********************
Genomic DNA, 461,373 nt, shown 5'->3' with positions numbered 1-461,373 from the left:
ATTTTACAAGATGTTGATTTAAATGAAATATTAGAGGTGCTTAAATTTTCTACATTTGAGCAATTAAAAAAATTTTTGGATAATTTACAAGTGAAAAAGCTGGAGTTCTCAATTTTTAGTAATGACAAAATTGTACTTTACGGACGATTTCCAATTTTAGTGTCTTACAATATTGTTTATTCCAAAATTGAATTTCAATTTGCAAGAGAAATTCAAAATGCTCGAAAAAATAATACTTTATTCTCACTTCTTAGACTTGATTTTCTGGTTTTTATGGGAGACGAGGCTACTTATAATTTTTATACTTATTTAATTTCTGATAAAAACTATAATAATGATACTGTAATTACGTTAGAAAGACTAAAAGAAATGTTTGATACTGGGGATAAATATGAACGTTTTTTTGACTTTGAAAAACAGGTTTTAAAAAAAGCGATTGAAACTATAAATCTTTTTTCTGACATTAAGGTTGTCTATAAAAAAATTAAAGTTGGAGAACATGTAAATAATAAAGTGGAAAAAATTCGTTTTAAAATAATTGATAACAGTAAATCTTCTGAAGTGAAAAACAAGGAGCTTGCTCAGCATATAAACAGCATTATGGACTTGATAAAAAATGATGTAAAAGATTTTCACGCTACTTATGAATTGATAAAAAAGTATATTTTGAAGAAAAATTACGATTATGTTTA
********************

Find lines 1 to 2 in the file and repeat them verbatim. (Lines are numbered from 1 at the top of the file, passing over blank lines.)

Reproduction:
Genomic DNA, 461,373 nt, shown 5'->3' with positions numbered 1-461,373 from the left:
ATTTTACAAGATGTTGATTTAAATGAAATATTAGAGGTGCTTAAATTTTCTACATTTGAGCAATTAAAAAAATTTTTGGATAATTTACAAGTGAAAAAGCTGGAGTTCTCAATTTTTAGTAATGACAAAATTGTACTTTACGGACGATTTCCAATTTTAGTGTCTTACAATATTGTTTATTCCAAAATTGAATTTCAATTTGCAAGAGAAATTCAAAATGCTCGAAAAAATAATACTTTATTCTCACTTCTTAGACTTGATTTTCTGGTTTTTATGGGAGACGAGGCTACTTATAATTTTTATACTTATTTAATTTCTGATAAAAACTATAATAATGATACTGTAATTACGTTAGAAAGACTAAAAGAAATGTTTGATACTGGGGATAAATATGAACGTTTTTTTGACTTTGAAAAACAGGTTTTAAAAAAAGCGATTGAAACTATAAATCTTTTTTCTGACATTAAGGTTGTCTATAAAAAAATTAAAGTTGGAGAACATGTAAATAATAAAGTGGAAAAAATTCGTTTTAAAATAATTGATAACAGTAAATCTTCTGAAGTGAAAAACAAGGAGCTTGCTCAGCATATAAACAGCATTATGGACTTGATAAAAAATGATGTAAAAGATTTTCACGCTACTTATGAATTGATAAAAAAGTATATTTTGAAGAAAAATTACGATTATGTTTA